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10-28-2019, 03:08 AM   #31
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QuoteOriginally posted by Dartmoor Dave Quote
We went over this at interminable length in the last equivalence thread. The physical size of the sensor is NOT optically enlarged to the physical size of the monitor. Once the charge collected by each photodiode has been read and stored as a digital value, that data has no physical size. It's just pixel values. Then, if we want to view that data on a monitor as an image, the data is resampled to the monitor resolution (almost always downsampled and almost never upsampled).

The physical size of the monitor is irrelevant, as you can confirm by the simple experiment of looking at the graphics settings in your computer's operating system and observing that there is no way to enter physical size. Only pixel resolution.

And to repeat: there is no magnification taking place in your original examples, but only upsampling, which is exactly the opposite of what usually happens when we look at digital images. After the stage where the image projected onto the sensor by the lens has been converted to digital values, there is absolutely no resemblance between digital photography and film photography in any way at all.
But the sensor is quite a bit smaller than most printed media. Megapixels is not as important as sensor size. Because if you squeeze 24 megapixels into a cell phone size sensor it isn't going to perform the same as a D750. It will perform worse -- a lot worse.

Anyway, rather than getting hung up on monitor size, think about printed size. I know no one prints photos any more, but it is probably useful in this discussion.

10-28-2019, 03:17 AM   #32
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QuoteOriginally posted by Rondec Quote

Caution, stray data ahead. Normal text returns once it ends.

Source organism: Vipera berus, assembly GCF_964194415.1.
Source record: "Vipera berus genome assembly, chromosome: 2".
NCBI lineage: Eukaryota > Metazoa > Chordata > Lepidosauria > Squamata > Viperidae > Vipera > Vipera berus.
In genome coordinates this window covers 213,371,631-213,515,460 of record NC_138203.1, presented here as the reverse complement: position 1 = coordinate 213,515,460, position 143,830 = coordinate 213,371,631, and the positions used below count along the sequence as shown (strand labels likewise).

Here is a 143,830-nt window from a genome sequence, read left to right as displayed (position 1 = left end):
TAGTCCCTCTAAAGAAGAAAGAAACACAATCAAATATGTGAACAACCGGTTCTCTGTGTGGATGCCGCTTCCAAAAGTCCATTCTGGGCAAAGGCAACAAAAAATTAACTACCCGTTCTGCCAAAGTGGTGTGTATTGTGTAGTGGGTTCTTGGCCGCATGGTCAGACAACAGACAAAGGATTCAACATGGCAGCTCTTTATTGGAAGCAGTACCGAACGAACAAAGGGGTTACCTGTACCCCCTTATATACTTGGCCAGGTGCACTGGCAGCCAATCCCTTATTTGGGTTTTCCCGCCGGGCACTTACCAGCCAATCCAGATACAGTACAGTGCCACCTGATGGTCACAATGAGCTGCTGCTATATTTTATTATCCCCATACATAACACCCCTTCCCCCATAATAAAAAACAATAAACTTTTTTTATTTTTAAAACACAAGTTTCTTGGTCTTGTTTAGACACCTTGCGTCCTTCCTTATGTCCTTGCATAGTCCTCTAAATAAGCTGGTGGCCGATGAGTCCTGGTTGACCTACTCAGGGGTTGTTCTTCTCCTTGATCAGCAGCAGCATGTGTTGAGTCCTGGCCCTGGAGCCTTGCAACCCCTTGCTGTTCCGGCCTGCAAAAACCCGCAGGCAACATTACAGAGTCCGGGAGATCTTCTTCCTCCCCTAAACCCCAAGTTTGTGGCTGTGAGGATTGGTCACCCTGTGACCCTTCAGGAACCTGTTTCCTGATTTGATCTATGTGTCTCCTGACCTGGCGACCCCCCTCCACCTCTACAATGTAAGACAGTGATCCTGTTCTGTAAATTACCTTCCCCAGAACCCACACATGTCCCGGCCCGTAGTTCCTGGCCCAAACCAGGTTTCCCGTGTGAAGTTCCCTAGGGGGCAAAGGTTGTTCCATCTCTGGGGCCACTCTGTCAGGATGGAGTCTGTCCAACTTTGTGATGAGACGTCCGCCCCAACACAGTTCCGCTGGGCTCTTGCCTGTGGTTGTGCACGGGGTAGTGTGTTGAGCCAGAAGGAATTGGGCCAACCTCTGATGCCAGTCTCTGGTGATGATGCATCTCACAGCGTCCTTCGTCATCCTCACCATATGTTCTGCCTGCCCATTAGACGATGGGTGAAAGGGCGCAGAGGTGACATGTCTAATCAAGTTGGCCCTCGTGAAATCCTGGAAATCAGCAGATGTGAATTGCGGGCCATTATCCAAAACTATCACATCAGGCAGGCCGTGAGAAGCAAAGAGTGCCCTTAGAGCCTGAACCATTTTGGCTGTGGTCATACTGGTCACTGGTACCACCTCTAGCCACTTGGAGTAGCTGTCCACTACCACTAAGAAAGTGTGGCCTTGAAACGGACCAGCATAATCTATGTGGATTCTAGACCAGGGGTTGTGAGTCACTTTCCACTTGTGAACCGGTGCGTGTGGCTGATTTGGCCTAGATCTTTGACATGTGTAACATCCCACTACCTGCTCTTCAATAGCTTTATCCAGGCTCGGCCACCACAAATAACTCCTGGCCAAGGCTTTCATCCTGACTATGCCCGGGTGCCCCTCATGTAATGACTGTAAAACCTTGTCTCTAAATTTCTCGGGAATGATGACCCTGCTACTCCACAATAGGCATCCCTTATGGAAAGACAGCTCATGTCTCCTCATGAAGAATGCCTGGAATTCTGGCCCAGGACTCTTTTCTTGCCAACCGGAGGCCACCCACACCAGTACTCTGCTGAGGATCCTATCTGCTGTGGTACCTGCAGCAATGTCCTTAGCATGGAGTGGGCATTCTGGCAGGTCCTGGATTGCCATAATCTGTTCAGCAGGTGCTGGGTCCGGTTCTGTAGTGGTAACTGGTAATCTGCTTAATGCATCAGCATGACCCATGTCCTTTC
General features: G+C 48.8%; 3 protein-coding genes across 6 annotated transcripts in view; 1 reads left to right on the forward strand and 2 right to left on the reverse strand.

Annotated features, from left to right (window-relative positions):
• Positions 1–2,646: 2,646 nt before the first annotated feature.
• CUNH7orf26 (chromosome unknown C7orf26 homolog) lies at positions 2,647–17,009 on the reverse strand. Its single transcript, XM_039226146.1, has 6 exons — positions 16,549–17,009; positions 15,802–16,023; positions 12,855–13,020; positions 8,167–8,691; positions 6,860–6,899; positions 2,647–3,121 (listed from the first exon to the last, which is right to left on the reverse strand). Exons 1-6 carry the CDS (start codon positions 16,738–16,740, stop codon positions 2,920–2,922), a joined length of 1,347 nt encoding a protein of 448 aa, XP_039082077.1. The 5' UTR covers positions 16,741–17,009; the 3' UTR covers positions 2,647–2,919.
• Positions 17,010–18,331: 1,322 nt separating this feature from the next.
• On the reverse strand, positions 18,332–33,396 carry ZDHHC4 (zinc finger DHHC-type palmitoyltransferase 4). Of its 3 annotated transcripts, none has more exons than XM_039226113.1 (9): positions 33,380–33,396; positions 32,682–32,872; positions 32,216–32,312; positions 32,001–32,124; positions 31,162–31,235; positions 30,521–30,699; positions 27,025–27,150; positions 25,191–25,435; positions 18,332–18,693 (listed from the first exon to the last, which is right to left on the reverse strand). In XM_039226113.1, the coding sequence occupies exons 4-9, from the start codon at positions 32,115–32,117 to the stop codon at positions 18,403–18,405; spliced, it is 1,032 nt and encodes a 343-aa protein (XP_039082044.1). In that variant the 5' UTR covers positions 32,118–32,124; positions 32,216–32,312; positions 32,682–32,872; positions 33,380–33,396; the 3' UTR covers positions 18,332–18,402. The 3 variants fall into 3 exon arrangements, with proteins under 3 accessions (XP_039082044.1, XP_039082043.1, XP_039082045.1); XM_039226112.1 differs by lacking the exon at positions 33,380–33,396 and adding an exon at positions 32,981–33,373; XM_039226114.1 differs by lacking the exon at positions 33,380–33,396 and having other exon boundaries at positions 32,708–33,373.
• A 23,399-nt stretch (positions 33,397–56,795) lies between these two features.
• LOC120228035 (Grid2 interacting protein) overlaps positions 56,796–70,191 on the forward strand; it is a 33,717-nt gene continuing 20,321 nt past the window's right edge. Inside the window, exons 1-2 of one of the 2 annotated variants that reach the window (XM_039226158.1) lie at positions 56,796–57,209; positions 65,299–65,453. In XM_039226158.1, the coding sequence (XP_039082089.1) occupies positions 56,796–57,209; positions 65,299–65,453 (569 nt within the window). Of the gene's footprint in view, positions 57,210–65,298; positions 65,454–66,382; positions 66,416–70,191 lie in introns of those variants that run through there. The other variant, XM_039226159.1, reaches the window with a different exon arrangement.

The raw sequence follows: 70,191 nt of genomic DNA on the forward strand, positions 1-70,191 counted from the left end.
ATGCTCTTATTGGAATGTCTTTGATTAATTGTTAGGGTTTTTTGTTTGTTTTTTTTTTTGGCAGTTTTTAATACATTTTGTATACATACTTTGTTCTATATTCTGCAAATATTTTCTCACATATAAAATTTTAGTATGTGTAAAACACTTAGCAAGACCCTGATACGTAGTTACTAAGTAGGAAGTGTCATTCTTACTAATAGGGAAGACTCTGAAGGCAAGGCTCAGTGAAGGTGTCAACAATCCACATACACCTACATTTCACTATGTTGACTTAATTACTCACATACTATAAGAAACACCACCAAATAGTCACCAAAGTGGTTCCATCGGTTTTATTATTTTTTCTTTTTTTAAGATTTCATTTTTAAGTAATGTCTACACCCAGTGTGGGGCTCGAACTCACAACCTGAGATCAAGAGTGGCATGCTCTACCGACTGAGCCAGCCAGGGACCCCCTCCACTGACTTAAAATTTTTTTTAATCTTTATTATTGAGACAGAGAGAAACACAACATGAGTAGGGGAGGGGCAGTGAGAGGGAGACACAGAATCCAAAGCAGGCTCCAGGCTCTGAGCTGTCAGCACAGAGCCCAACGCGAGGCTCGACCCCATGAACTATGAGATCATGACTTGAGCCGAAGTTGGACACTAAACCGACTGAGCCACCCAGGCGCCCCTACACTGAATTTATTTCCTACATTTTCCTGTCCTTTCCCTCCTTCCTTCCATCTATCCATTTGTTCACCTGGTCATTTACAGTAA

But the sensor is quite a bit smaller than most printed media. Megapixels is not as important as sensor size. Because if you squeeze 24 megapixels into a cell phone size sensor it isn't going to perform the same as a D750. It will perform worse -- a lot worse.

Anyway, rather than getting hung up on monitor size, think about printed size. I know no one prints photos any more, but it is probably useful in this discussion.
It's true that there are various reasons why a physically bigger sensor can have advantages over a physically smaller sensor. The important thing to remember in the context of this thread is that the reasons given in the original post are invalid, based on assumptions that some form of magnification is happening when actually it isn't happening.

As for prints: yes, sometimes we use upsampling in order to print bigger than we'd get at the usually accepted standard of 300dpi. But again, we have to remember that there's an important distinction between upsampling digital data and optically enlarging a film negative.
10-28-2019, 03:27 AM   #33
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QuoteOriginally posted by Dartmoor Dave Quote
It's true that there are various reasons why a physically bigger sensor can have advantages over a physically smaller sensor. The important thing to remember in the context of this thread is that the reasons given in the original post are invalid, based on assumptions that some form of magnification is happening when actually it isn't happening.

As for prints: yes, sometimes we use upsampling in order to print bigger than we'd get at the usually accepted standard of 300dpi. But again, we have to remember that there's an important distinction between upsampling digital data and optically enlarging a film negative.
What do you think happens when you shoot a similar image with a 24 megapixel K3 and with a 24 megapixel D750? The pat answer is that 24 megapixels is 24 megapixels, but the reality is that the D750 image is going to be able to be post processed harder than the K3 image because it comes from a larger sensor. This will not likely be an issue at all iso 100, unless you are shooting a really high dynamic range scene, but it is certainly going to show up at iso 1600 and 3200. At least that is my experience. Obviously yours is different, which is OK.